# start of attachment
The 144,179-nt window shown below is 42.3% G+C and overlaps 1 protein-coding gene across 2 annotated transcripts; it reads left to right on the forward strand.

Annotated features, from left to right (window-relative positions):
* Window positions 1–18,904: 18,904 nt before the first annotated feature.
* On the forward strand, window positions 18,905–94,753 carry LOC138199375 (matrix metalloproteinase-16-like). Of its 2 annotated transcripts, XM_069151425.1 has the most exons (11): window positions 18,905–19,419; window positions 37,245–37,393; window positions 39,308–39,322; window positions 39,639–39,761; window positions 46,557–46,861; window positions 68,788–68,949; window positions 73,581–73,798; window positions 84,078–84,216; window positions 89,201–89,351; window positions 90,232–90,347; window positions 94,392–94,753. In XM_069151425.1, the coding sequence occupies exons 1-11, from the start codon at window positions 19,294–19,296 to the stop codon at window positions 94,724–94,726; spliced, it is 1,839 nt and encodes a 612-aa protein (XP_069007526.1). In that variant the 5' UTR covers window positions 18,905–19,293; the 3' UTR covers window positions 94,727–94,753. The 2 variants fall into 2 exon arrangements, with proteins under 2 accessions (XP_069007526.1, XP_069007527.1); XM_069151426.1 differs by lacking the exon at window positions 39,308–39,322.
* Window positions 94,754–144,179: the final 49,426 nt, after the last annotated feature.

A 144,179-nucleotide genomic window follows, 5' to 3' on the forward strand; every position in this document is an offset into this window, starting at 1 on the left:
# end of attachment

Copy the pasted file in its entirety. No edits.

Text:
The 144,179-nt window shown below is 42.3% G+C and overlaps 1 protein-coding gene across 2 annotated transcripts; it reads left to right on the forward strand.

Annotated features, from left to right (window-relative positions):
* Window positions 1–18,904: 18,904 nt before the first annotated feature.
* On the forward strand, window positions 18,905–94,753 carry LOC138199375 (matrix metalloproteinase-16-like). Of its 2 annotated transcripts, XM_069151425.1 has the most exons (11): window positions 18,905–19,419; window positions 37,245–37,393; window positions 39,308–39,322; window positions 39,639–39,761; window positions 46,557–46,861; window positions 68,788–68,949; window positions 73,581–73,798; window positions 84,078–84,216; window positions 89,201–89,351; window positions 90,232–90,347; window positions 94,392–94,753. In XM_069151425.1, the coding sequence occupies exons 1-11, from the start codon at window positions 19,294–19,296 to the stop codon at window positions 94,724–94,726; spliced, it is 1,839 nt and encodes a 612-aa protein (XP_069007526.1). In that variant the 5' UTR covers window positions 18,905–19,293; the 3' UTR covers window positions 94,727–94,753. The 2 variants fall into 2 exon arrangements, with proteins under 2 accessions (XP_069007526.1, XP_069007527.1); XM_069151426.1 differs by lacking the exon at window positions 39,308–39,322.
* Window positions 94,754–144,179: the final 49,426 nt, after the last annotated feature.

A 144,179-nucleotide genomic window follows, 5' to 3' on the forward strand; every position in this document is an offset into this window, starting at 1 on the left: